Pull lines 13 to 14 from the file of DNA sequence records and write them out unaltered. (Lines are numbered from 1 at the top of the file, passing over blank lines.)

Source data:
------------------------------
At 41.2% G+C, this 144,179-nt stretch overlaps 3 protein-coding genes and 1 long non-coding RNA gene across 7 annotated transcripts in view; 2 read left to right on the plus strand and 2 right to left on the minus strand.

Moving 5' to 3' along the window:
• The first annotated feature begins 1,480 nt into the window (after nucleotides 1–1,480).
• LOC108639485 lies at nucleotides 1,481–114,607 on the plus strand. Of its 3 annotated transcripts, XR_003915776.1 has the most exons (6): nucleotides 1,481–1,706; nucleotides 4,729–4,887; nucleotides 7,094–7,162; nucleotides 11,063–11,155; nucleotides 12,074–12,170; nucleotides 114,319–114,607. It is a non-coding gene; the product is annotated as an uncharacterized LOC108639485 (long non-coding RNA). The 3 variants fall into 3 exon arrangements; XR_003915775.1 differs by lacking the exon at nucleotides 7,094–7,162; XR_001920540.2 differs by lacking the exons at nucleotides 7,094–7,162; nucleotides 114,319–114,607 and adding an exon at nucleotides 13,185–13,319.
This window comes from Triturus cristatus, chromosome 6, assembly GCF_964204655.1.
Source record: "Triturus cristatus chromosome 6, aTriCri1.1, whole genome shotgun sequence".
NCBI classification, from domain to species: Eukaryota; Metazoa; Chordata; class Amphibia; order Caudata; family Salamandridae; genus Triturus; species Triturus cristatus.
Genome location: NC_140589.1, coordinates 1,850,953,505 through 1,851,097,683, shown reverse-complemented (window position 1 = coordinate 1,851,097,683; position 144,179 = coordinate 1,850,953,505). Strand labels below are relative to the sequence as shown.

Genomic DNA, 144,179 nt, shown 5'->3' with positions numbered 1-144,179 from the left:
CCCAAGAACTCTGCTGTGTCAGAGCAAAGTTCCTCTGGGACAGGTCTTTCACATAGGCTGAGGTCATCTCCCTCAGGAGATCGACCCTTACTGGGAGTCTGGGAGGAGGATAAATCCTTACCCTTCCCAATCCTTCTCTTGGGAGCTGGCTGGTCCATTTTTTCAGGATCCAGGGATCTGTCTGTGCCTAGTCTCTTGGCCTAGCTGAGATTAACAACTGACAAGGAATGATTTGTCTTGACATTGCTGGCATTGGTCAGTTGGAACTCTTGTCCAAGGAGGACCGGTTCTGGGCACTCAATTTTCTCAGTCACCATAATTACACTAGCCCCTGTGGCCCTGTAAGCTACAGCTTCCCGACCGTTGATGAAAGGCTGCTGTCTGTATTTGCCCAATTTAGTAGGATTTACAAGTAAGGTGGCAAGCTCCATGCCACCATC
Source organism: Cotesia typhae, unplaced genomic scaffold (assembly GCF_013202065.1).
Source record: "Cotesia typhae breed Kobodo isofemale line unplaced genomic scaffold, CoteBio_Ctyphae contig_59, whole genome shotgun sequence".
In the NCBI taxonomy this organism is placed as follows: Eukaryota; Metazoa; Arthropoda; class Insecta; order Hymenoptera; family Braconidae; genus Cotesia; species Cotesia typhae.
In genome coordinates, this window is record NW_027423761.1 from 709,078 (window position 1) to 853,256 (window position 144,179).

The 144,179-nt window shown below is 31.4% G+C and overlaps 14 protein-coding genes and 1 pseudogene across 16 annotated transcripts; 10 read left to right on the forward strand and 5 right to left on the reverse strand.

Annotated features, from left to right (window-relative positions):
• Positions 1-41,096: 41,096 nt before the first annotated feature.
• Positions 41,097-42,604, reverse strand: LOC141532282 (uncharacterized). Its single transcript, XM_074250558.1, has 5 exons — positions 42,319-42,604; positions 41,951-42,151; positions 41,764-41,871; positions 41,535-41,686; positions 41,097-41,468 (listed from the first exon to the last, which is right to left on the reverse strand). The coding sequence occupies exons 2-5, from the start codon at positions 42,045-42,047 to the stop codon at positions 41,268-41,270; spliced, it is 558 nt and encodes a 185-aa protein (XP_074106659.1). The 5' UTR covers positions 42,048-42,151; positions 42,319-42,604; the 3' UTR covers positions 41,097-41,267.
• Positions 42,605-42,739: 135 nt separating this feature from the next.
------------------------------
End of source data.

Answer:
In the NCBI taxonomy this organism is placed as follows: Eukaryota; Metazoa; Arthropoda; class Insecta; order Hymenoptera; family Braconidae; genus Cotesia; species Cotesia typhae.
In genome coordinates, this window is record NW_027423761.1 from 709,078 (window position 1) to 853,256 (window position 144,179).